Thursday, November 3, 2011

Hallalujah I'm a Bum

Just an addendum to the preceding Halloween post, since I was thinking about Halloween in general and my childhood memories of the night in particular.

One constant during the Halloweens of my youth was something we called "Trick or Treat for UNICEF". It was an annual fundraiser for the UN Children's Fund, and pretty much every year one or two of my friends - typically the ones whose parents were a little more crunchy granola than mine - would forego the sweeties in order to solicit coin for the poor kiddies overseas.It was ubiquitous, and most adults kept some change handy by the door for the UNICEF kids.

Several years ago my bride came across a hardbound atrocity entitled "Jack the Bum and the Halloween Handout" deep in the remaindered bin at the local Goodwill. It's a truly appalling confection of late Seventies "New Yorker"-style humor that I'd pitch back to the maw of Goodwill in a heartbeat if I could except that my daughter loves the dickens out of it. But the macguffin in this turkey is that Jack, who is looking for a "hot cup of coffee" (a short dog of wine being, apparently, unappealing to the choosy urban pioneer) finds out that if you say "Trick or Treat for UNICEF" that people will give you MONEY.Mind you, our boy Jack doesn't want to take money from hapless kiddies in India - he just wants coffee. And he's been sleeping under a bridge or something, so he has no idea what UNICEF is, or why people give you money for saying "trick or treat for UNICEF".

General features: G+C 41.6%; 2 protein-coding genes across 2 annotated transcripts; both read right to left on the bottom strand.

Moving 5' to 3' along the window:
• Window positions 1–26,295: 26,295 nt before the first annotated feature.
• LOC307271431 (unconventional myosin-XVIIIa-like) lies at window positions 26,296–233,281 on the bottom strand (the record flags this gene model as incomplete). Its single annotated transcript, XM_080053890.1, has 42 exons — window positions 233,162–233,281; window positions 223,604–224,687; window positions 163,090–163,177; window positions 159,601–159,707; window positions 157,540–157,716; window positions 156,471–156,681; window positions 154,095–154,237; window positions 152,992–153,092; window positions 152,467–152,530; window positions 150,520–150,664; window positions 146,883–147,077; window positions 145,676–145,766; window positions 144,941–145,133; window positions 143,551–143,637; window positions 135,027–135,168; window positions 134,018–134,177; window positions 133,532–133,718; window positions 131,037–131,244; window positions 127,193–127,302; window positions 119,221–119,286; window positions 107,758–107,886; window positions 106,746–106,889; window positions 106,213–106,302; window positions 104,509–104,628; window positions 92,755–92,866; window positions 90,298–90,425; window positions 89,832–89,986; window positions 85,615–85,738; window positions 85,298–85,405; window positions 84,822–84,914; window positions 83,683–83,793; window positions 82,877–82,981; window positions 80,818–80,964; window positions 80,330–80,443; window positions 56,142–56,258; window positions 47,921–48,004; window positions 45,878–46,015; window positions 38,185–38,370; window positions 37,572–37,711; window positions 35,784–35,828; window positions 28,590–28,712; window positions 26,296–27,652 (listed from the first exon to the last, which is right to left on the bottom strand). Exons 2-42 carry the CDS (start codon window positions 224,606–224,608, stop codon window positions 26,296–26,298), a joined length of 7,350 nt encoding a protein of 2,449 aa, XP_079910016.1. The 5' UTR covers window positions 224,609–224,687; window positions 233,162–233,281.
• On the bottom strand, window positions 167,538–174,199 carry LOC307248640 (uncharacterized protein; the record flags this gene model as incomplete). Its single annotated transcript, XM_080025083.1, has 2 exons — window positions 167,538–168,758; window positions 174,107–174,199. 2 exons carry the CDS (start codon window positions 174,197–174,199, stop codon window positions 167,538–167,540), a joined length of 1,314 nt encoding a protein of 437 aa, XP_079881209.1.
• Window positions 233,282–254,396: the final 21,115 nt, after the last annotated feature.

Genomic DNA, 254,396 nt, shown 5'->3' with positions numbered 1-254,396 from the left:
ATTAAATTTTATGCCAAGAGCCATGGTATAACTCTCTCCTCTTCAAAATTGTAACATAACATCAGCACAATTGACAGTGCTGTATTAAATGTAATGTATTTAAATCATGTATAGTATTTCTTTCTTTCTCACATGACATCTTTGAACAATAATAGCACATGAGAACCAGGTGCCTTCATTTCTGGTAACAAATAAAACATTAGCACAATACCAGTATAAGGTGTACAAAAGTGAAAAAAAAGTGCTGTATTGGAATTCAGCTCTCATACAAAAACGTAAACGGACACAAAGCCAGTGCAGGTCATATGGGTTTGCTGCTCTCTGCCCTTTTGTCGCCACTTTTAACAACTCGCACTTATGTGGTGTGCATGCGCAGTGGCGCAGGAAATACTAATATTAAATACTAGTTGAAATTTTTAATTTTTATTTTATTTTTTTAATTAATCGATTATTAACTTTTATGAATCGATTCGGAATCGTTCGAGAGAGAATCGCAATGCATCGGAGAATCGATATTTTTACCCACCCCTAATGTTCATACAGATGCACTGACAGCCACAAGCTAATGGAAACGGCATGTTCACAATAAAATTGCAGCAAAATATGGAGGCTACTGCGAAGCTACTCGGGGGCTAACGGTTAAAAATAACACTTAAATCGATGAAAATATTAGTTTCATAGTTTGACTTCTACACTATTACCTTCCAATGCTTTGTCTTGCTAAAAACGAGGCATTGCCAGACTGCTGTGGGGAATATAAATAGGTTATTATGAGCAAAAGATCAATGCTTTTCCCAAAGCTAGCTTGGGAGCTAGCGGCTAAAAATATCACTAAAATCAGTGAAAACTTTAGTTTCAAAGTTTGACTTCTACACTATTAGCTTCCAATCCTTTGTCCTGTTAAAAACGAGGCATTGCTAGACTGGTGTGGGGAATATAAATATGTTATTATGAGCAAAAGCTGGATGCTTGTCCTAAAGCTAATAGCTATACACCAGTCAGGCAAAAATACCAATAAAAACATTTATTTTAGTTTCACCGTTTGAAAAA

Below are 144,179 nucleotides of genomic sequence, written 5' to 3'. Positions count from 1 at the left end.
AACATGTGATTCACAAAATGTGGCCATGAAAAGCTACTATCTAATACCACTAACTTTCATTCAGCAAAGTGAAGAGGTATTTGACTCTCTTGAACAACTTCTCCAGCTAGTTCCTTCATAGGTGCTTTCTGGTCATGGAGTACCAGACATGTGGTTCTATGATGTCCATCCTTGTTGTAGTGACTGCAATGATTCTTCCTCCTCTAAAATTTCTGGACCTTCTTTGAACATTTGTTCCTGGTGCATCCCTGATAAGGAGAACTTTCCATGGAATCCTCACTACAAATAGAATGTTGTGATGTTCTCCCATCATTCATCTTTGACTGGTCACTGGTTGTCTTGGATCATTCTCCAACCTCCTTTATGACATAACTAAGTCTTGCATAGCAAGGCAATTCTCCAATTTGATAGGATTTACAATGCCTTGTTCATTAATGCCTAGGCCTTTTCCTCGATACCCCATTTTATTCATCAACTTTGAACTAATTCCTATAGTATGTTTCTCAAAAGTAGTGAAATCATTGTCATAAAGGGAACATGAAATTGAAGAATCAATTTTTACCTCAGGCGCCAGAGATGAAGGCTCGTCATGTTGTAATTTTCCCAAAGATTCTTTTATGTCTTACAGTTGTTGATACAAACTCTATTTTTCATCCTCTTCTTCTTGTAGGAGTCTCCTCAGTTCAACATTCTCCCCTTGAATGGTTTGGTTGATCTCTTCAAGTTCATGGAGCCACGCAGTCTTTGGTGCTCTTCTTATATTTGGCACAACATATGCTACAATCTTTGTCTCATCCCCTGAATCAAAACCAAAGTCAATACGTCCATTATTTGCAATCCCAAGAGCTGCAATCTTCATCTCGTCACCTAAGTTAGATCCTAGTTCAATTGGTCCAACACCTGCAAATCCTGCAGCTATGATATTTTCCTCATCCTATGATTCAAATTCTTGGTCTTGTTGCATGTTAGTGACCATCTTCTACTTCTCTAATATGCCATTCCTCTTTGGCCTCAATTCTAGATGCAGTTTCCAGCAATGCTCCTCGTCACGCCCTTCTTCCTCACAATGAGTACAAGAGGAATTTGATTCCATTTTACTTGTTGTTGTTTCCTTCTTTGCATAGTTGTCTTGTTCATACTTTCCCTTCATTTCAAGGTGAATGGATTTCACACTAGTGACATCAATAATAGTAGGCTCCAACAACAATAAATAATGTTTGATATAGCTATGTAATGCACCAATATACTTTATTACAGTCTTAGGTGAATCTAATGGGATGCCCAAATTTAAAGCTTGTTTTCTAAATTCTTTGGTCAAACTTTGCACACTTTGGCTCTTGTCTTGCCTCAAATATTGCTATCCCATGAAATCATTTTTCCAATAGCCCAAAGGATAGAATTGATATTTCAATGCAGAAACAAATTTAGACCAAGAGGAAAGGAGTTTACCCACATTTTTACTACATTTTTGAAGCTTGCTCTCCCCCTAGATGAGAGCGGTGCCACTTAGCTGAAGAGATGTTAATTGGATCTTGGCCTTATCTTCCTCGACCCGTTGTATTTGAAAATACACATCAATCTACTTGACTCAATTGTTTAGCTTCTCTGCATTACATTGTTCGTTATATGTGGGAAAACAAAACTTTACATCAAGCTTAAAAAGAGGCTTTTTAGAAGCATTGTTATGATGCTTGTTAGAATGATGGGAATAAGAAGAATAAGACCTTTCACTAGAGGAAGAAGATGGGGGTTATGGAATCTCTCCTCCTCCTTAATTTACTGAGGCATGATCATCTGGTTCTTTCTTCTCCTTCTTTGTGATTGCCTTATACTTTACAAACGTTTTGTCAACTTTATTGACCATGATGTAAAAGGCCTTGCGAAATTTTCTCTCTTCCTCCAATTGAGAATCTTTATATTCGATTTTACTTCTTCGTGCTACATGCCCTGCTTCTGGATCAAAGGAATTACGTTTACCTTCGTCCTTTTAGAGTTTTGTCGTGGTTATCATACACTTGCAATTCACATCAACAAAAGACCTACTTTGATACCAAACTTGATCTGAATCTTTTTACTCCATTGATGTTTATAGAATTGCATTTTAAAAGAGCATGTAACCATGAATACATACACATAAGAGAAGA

I have to stop now or I'll go into a catatonic state like the epileptic scientist lady in "The Andromeda Strain" when the red light flashes. But suffice to say that in the Sixties and early Seventies you couldn't swing a black cat without hitting some costumed kid with one of those little orange UNICEF boxes.

But not anymore.

And I have no idea why.

I haven't seen a UNICEF trick-or-treater for decades. Hell, I honestly don't remember the last time I had one come to the door, and I've been handing out candy on the last day of October since the middle Eighties.For some reason the little people don't come looking for Halloween handouts anymore, and that has me wondering what the heck happened to this odd little part of my childhood; it's not often that something just stops. But this tradition has, and I wonder - anyone out there know why it did?

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